Urgent Matters

What could go wrong? Here are some sources of potential unwanted delays in FirstNet deployment

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FirstNet's procurement includes an aggressive phased deployment plan throughout the United States. But there are several potential scenarios that could create unwanted delays.

FirstNet’s request for proposals (RFP) includes an aggressive deployment timeline with tangible benchmarks, beginning with nationwide non-Band 14 commercial-grade coverage six months after the procurement is awarded and culminating in a Band 14 700 MHz nationwide public-safety broadband network (NPSBN) being operational in five years.

During the past two years, FirstNet has received plaudits from Congress and industry for meeting its publicly disclosed timeline goals associated with state consultations and the RFP itself. There have been a few delays—for instance, in the release of both the draft RFP and the final RFP, as well the deadline for bidding teams to submit proposals—but even these have been a matter of weeks, not several months.

But the potential for significant delays continues to exist. In fact, many argue that delays will be more likely as the FirstNet system gets closer to being operational and the impacts of decisions by all interested parties—FirstNet, offeror teams, all levels of government, public-safety entities and the telecommunications industries—become exponentially greater.

There are myriad potential sources for significant delays, including procurement protests, legal challenges, state opt-out decisions, financial matters and political/logistical issues. Almost never addressed directly in a public setting, such delays have been discussed privately almost from the establishment of FirstNet and have been the “elephant in the room” for many discussions addressing deployment and operational timeframes.

While most of these possibilities have always existed, relatively few people really examined them in detail until recently, because many questioned whether FirstNet would reach even a point where such decisions would have to be made.

Just a year ago, some doubted whether FirstNet would get its RFP issued in a timely manner. More important, few outsiders could envision a structure that would not leave serious questions about the long-term financial sustainability of FirstNet. When FirstNet fully addressed the sustainability issue in the RFP (the contractor is required to make annual payments to FirstNet throughout the 25-year term of the deal), some questioned whether any bidders would make a proposal and accept the sizeable risk associated with being the FirstNet contractor.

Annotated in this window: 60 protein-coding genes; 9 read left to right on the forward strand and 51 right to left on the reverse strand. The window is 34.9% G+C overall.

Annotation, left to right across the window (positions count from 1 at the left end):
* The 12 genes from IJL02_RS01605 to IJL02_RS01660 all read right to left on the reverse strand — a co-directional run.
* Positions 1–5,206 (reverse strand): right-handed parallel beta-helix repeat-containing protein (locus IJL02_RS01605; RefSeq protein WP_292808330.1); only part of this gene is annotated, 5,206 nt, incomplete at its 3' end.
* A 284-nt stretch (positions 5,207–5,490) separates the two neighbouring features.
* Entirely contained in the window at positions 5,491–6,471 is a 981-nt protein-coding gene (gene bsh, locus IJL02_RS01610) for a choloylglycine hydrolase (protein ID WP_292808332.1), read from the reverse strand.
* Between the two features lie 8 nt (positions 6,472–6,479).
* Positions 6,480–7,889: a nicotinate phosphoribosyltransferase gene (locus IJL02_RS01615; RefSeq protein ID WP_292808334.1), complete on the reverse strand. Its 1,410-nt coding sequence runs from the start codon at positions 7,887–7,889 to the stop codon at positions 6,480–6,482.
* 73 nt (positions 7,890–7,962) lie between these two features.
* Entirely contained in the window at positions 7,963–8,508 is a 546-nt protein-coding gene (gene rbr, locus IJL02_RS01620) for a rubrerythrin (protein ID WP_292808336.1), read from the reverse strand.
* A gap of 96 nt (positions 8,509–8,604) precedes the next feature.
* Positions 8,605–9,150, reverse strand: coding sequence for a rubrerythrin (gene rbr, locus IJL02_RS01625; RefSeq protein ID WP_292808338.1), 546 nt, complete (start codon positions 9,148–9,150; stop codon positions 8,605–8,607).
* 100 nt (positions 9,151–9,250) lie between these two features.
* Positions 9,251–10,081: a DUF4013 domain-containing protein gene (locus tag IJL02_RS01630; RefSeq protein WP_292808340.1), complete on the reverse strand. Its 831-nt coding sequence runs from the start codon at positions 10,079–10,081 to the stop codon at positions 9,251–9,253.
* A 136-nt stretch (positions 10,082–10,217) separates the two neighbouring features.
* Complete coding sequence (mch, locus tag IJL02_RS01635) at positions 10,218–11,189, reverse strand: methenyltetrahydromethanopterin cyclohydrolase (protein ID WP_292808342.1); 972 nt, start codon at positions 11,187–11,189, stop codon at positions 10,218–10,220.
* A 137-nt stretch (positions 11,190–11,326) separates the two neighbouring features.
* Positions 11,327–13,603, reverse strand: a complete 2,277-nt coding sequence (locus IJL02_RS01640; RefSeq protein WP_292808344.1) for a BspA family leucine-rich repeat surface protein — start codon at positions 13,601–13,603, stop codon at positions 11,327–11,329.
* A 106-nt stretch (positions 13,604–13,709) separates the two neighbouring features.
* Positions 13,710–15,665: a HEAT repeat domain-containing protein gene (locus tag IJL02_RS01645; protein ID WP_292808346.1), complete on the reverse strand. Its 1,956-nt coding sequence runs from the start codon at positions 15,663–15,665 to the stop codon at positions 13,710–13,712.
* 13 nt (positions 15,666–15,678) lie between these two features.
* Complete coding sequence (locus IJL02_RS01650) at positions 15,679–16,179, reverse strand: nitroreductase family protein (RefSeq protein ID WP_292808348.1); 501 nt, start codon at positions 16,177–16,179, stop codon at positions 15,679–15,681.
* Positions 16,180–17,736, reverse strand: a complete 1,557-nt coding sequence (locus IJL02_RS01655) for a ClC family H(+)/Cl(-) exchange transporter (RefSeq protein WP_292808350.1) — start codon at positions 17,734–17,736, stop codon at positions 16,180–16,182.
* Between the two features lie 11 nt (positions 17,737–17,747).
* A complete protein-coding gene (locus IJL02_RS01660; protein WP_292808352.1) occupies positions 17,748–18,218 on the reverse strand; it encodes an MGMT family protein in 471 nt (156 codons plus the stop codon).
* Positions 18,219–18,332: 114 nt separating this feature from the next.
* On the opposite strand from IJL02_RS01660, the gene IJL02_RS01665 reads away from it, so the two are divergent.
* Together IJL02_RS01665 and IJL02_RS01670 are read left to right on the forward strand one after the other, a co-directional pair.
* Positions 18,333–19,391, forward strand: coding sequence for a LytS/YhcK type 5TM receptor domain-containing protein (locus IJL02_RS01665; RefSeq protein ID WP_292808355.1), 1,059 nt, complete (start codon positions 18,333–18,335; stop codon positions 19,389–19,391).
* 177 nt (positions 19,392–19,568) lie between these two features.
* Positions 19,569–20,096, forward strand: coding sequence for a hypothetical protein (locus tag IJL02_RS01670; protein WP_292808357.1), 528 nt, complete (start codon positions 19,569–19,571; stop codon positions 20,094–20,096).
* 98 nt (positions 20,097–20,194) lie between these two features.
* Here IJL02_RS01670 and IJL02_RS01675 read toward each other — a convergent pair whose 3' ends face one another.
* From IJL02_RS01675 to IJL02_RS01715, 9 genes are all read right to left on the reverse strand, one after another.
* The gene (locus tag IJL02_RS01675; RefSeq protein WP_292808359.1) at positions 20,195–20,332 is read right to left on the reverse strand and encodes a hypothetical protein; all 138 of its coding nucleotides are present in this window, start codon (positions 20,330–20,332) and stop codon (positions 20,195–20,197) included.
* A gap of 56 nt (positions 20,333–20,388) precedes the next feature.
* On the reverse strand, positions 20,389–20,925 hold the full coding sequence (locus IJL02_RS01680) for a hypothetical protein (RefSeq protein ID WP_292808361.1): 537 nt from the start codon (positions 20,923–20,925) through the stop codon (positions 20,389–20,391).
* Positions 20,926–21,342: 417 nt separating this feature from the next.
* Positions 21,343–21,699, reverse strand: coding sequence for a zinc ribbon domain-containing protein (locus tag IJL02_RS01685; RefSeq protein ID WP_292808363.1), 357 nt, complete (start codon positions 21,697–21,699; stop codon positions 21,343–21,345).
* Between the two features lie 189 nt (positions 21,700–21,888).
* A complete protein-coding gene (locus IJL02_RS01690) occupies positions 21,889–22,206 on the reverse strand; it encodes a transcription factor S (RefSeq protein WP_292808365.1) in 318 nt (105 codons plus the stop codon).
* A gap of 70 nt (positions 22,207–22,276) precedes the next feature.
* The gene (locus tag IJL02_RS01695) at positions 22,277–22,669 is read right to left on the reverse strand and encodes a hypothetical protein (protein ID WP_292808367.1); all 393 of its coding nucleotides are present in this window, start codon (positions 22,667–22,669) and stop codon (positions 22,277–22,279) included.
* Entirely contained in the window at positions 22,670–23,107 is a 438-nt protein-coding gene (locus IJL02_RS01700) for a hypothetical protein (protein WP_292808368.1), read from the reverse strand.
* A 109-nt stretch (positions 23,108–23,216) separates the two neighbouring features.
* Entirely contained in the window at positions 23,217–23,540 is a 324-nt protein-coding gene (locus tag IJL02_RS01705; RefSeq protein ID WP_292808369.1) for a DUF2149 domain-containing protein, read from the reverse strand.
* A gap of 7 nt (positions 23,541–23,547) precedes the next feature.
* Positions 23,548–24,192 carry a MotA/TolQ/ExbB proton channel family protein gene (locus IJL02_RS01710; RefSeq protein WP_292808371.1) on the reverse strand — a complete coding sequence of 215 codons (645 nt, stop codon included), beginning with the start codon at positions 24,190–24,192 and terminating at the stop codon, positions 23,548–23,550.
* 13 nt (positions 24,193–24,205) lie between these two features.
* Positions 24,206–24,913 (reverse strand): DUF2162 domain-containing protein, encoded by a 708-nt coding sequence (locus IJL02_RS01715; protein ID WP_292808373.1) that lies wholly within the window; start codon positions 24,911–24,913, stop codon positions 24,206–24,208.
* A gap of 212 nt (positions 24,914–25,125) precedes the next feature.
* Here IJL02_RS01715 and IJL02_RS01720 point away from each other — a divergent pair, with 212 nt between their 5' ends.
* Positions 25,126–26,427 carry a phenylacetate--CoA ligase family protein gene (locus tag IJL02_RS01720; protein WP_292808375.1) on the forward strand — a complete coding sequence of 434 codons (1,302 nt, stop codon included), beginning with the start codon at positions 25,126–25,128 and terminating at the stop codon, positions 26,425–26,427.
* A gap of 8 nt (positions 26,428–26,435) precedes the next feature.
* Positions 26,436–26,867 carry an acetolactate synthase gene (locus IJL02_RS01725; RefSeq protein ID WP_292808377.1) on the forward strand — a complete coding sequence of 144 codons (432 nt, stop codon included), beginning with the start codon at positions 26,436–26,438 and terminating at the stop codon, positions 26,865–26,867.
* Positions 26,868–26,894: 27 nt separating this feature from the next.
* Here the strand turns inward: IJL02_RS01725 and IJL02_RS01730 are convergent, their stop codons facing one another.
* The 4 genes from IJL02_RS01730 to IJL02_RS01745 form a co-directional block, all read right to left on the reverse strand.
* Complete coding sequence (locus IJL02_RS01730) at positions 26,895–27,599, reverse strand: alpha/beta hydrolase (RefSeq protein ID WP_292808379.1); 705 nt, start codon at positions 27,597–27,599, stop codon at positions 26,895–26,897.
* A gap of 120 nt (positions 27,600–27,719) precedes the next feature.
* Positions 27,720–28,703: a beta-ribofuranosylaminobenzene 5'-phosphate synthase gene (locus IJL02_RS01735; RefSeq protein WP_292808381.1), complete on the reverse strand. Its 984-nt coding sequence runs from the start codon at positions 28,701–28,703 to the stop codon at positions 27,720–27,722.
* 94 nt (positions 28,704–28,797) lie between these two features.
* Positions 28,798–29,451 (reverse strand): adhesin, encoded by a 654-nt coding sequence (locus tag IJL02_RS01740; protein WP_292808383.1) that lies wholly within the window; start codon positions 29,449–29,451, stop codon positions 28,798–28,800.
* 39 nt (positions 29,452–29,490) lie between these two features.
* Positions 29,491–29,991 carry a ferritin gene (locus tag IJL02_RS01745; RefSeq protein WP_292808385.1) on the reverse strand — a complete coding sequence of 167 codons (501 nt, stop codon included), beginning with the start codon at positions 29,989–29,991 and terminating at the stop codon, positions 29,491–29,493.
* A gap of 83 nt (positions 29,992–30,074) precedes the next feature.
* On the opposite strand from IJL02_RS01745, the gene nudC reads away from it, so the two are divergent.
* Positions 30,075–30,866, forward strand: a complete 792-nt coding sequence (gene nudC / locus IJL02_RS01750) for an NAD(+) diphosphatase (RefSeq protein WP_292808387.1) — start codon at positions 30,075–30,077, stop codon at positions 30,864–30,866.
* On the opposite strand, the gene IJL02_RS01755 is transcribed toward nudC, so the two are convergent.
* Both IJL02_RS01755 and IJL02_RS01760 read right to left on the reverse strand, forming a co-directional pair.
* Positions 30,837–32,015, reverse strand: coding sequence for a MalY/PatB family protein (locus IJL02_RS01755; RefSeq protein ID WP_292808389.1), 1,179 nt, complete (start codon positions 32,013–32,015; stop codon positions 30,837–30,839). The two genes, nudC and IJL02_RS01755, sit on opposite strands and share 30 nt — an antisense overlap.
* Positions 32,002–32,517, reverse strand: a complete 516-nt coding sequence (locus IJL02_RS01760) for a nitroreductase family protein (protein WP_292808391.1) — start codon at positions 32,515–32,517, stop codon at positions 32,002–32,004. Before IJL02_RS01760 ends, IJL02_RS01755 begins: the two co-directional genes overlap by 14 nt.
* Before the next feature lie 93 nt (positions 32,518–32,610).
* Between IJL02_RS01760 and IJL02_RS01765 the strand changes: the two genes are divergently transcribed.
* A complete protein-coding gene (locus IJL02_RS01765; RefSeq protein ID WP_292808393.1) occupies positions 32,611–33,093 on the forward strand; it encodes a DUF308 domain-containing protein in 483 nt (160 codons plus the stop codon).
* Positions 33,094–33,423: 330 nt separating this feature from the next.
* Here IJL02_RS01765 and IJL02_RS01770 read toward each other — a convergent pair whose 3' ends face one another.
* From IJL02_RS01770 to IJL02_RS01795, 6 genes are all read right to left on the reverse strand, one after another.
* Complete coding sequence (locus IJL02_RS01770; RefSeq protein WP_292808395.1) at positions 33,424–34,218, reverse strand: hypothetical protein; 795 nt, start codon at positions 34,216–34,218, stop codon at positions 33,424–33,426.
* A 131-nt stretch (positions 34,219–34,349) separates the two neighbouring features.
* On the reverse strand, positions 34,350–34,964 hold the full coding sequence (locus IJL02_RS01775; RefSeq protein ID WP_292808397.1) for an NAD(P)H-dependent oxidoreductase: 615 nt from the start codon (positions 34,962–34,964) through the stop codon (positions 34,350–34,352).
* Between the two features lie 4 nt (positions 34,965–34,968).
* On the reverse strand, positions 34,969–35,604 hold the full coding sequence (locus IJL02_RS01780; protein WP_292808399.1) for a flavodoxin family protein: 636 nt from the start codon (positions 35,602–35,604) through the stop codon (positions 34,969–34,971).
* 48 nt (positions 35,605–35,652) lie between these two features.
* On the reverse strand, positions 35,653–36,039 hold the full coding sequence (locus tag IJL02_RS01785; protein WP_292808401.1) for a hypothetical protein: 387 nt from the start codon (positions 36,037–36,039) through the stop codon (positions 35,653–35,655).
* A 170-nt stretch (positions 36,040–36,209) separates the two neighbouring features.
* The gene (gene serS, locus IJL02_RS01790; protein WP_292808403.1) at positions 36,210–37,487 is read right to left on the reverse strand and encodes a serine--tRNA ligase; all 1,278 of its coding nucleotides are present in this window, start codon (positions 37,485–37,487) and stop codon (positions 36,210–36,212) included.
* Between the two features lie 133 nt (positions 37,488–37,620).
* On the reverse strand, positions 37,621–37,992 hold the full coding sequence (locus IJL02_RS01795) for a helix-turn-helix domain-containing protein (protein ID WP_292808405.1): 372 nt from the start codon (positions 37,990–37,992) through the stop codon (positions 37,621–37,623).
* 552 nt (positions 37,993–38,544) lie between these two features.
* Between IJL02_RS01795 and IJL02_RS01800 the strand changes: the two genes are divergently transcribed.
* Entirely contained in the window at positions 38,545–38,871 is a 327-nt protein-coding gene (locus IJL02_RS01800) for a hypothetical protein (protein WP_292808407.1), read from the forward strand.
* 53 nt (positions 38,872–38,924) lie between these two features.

That concern was not an issue, as at least three bidding teams—led by AT&T, Rivada Mercury and pdvWireless—publicly announced their submissions. Two weeks ago, pdvWireless acknowledged that it had been removed from consideration. Most industry sources believe the bidding teams led by AT&T and Rivada Mercury remain in contention for the massive 25-year contract to build and maintain the NPSBN.

An interesting variable to the equation was AT&T’s announcement last week that it plans to buy Time Warner for $85.4 billion, with half of that figure being paid in cash. In the wake of the news, questions have been raised whether the FirstNet deployment—if the contract is awarded to AT&T—could be delayed for financial or regulatory reasons associated with the proposed merger.

Discuss this Blog Entry 1

BillP (not verified)
on Apr 18, 2017

so does everyone throw their P25 in the trash,and is DHS still funding P25??

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Insights from Donny Jackson concerning the most important news, trends and issues.

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Donny Jackson

Donny Jackson is editor of Urgent Communications magazine. Before joining UC in 2002, he covered telecommunications for four years as a freelance writer and as news editor for Telephony magazine....
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